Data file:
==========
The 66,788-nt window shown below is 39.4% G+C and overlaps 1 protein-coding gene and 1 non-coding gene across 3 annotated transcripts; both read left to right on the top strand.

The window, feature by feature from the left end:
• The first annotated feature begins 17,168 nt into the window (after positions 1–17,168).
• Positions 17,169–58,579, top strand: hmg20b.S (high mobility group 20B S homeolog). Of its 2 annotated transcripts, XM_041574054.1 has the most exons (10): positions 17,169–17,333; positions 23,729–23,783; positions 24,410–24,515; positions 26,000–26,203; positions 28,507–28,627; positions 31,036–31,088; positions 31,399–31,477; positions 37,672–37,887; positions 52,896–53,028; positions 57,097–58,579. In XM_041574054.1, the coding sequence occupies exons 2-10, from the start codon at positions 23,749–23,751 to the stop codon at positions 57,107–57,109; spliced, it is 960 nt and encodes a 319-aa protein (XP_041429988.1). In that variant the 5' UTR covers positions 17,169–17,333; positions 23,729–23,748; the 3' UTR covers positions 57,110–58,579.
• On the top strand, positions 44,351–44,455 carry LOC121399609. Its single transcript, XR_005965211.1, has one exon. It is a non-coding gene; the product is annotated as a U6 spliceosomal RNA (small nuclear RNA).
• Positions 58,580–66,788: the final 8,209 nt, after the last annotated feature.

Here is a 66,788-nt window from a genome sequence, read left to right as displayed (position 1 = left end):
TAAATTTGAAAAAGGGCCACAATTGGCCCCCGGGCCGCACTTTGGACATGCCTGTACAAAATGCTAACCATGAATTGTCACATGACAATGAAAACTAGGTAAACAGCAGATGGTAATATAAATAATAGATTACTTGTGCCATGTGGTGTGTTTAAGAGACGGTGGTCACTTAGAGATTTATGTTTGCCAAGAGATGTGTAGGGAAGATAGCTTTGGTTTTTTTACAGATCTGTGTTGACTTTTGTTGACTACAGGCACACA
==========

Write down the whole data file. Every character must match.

The 66,788-nt window shown below is 39.4% G+C and overlaps 1 protein-coding gene and 1 non-coding gene across 3 annotated transcripts; both read left to right on the top strand.

The window, feature by feature from the left end:
• The first annotated feature begins 17,168 nt into the window (after positions 1–17,168).
• Positions 17,169–58,579, top strand: hmg20b.S (high mobility group 20B S homeolog). Of its 2 annotated transcripts, XM_041574054.1 has the most exons (10): positions 17,169–17,333; positions 23,729–23,783; positions 24,410–24,515; positions 26,000–26,203; positions 28,507–28,627; positions 31,036–31,088; positions 31,399–31,477; positions 37,672–37,887; positions 52,896–53,028; positions 57,097–58,579. In XM_041574054.1, the coding sequence occupies exons 2-10, from the start codon at positions 23,749–23,751 to the stop codon at positions 57,107–57,109; spliced, it is 960 nt and encodes a 319-aa protein (XP_041429988.1). In that variant the 5' UTR covers positions 17,169–17,333; positions 23,729–23,748; the 3' UTR covers positions 57,110–58,579.
• On the top strand, positions 44,351–44,455 carry LOC121399609. Its single transcript, XR_005965211.1, has one exon. It is a non-coding gene; the product is annotated as a U6 spliceosomal RNA (small nuclear RNA).
• Positions 58,580–66,788: the final 8,209 nt, after the last annotated feature.

Here is a 66,788-nt window from a genome sequence, read left to right as displayed (position 1 = left end):
TAAATTTGAAAAAGGGCCACAATTGGCCCCCGGGCCGCACTTTGGACATGCCTGTACAAAATGCTAACCATGAATTGTCACATGACAATGAAAACTAGGTAAACAGCAGATGGTAATATAAATAATAGATTACTTGTGCCATGTGGTGTGTTTAAGAGACGGTGGTCACTTAGAGATTTATGTTTGCCAAGAGATGTGTAGGGAAGATAGCTTTGGTTTTTTTACAGATCTGTGTTGACTTTTGTTGACTACAGGCACACA